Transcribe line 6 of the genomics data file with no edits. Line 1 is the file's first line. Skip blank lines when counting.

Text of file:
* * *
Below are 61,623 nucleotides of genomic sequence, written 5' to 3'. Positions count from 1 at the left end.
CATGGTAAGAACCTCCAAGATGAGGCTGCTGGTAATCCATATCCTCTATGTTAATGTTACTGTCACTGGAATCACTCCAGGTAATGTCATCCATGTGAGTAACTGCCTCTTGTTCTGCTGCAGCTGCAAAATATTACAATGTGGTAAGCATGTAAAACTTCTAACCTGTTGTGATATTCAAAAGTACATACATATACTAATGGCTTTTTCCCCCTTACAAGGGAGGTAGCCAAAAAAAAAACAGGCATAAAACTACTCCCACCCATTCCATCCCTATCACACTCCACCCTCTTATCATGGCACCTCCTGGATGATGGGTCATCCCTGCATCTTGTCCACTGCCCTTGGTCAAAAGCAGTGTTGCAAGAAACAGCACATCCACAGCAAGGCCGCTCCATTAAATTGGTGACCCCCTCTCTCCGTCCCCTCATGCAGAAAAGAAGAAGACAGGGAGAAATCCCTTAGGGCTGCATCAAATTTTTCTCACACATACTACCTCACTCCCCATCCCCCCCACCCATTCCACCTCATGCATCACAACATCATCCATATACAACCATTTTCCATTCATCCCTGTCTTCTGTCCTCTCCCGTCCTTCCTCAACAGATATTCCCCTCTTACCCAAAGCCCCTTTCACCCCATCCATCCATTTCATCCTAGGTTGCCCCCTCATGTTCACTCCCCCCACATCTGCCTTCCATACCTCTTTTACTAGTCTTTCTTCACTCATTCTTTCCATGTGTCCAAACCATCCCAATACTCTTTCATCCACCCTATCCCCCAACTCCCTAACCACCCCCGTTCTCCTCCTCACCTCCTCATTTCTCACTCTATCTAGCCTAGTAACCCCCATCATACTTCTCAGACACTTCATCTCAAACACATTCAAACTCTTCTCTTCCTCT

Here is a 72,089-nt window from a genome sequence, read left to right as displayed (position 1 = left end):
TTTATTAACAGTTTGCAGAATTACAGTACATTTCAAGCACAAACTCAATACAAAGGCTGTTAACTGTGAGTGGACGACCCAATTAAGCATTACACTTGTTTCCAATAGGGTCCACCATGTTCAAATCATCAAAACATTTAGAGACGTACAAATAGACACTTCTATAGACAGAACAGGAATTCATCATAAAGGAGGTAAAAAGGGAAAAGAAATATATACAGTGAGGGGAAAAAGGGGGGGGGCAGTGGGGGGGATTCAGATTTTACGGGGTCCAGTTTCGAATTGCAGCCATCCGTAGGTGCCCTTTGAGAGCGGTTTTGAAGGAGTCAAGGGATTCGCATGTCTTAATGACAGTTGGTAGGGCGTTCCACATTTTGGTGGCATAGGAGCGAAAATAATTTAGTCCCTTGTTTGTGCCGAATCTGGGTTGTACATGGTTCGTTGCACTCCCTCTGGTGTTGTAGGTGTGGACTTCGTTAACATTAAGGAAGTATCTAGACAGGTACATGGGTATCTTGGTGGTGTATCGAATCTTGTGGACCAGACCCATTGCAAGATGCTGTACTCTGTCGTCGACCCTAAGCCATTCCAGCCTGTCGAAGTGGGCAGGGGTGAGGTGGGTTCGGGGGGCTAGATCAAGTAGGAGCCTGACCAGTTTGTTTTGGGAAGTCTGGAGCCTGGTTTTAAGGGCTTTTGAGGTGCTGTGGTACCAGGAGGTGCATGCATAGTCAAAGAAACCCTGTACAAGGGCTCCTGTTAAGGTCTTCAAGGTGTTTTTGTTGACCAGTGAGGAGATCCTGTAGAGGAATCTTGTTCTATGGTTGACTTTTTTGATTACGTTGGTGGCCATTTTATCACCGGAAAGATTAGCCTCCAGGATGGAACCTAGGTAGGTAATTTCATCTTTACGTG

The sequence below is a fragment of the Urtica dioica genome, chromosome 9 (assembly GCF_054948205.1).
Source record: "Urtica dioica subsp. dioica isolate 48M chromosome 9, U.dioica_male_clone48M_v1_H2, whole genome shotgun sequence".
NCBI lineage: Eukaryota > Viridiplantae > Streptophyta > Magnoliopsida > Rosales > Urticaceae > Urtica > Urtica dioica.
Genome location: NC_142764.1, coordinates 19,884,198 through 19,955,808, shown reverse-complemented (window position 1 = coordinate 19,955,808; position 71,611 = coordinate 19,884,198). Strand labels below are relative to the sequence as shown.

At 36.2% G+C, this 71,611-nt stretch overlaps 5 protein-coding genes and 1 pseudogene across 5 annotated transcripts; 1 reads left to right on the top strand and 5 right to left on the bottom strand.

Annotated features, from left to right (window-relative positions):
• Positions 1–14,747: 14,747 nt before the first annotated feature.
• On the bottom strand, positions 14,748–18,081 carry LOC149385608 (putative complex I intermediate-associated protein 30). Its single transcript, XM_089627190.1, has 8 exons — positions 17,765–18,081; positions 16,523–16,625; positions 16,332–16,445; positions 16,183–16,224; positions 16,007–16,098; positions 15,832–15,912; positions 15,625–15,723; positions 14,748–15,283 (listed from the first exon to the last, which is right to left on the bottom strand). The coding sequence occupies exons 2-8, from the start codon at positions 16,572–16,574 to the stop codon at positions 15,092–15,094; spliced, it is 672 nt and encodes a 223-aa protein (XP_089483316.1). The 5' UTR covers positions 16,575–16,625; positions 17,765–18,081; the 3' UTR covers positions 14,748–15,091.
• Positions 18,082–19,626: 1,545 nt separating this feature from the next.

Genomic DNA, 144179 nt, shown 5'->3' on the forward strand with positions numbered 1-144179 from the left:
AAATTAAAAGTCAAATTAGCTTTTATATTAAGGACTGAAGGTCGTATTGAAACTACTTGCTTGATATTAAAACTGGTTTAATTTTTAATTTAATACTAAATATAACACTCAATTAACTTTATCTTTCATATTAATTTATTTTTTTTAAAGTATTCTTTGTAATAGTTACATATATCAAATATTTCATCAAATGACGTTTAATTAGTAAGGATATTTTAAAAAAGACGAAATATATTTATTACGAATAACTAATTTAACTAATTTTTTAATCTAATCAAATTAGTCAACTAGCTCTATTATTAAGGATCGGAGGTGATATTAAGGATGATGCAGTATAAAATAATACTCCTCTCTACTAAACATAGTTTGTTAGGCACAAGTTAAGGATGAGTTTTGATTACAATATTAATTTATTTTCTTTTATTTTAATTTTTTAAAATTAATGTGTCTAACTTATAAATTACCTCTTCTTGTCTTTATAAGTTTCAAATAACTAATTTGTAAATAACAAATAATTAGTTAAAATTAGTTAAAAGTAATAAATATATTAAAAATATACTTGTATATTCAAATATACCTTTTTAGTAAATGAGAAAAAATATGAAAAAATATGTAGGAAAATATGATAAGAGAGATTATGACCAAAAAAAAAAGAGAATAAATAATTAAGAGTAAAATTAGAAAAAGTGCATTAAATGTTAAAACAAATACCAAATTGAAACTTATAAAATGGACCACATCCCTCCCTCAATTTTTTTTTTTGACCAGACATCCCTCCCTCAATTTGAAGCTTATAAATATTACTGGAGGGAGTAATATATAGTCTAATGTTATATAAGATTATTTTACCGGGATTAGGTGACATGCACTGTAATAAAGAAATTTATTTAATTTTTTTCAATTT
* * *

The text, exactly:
Source record: "Urtica dioica subsp. dioica isolate 48M chromosome 9, U.dioica_male_clone48M_v1_H2, whole genome shotgun sequence".